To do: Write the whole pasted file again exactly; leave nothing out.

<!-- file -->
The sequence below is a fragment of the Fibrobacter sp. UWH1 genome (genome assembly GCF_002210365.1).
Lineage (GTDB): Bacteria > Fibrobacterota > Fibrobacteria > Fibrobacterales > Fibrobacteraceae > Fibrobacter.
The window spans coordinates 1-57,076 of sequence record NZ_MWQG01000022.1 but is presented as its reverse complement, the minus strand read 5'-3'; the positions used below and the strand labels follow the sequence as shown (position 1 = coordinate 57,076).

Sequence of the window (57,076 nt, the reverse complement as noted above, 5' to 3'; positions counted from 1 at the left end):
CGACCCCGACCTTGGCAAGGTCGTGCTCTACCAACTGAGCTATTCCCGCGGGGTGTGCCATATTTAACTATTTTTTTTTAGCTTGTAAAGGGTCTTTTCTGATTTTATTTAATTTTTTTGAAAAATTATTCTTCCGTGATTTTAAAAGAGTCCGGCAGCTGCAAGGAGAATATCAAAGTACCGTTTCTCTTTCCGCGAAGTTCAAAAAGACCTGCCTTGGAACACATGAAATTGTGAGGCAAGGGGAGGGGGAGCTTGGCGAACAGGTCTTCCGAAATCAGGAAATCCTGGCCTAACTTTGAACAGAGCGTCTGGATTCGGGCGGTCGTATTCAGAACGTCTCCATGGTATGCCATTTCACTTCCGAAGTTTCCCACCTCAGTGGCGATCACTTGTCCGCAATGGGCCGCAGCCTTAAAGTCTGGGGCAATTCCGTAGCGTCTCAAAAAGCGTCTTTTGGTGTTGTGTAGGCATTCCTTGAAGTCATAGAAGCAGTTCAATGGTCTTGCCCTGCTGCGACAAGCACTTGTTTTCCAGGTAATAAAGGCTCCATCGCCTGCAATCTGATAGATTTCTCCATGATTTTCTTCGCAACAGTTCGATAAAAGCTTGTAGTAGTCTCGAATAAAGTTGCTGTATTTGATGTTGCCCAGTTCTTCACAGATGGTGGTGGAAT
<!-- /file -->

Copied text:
The sequence below is a fragment of the Fibrobacter sp. UWH1 genome (genome assembly GCF_002210365.1).
Lineage (GTDB): Bacteria > Fibrobacterota > Fibrobacteria > Fibrobacterales > Fibrobacteraceae > Fibrobacter.
The window spans coordinates 1-57,076 of sequence record NZ_MWQG01000022.1 but is presented as its reverse complement, the minus strand read 5'-3'; the positions used below and the strand labels follow the sequence as shown (position 1 = coordinate 57,076).

Sequence of the window (57,076 nt, the reverse complement as noted above, 5' to 3'; positions counted from 1 at the left end):
CGACCCCGACCTTGGCAAGGTCGTGCTCTACCAACTGAGCTATTCCCGCGGGGTGTGCCATATTTAACTATTTTTTTTTAGCTTGTAAAGGGTCTTTTCTGATTTTATTTAATTTTTTTGAAAAATTATTCTTCCGTGATTTTAAAAGAGTCCGGCAGCTGCAAGGAGAATATCAAAGTACCGTTTCTCTTTCCGCGAAGTTCAAAAAGACCTGCCTTGGAACACATGAAATTGTGAGGCAAGGGGAGGGGGAGCTTGGCGAACAGGTCTTCCGAAATCAGGAAATCCTGGCCTAACTTTGAACAGAGCGTCTGGATTCGGGCGGTCGTATTCAGAACGTCTCCATGGTATGCCATTTCACTTCCGAAGTTTCCCACCTCAGTGGCGATCACTTGTCCGCAATGGGCCGCAGCCTTAAAGTCTGGGGCAATTCCGTAGCGTCTCAAAAAGCGTCTTTTGGTGTTGTGTAGGCATTCCTTGAAGTCATAGAAGCAGTTCAATGGTCTTGCCCTGCTGCGACAAGCACTTGTTTTCCAGGTAATAAAGGCTCCATCGCCTGCAATCTGATAGATTTCTCCATGATTTTCTTCGCAACAGTTCGATAAAAGCTTGTAGTAGTCTCGAATAAAGTTGCTGTATTTGATGTTGCCCAGTTCTTCACAGATGGTGGTGGAAT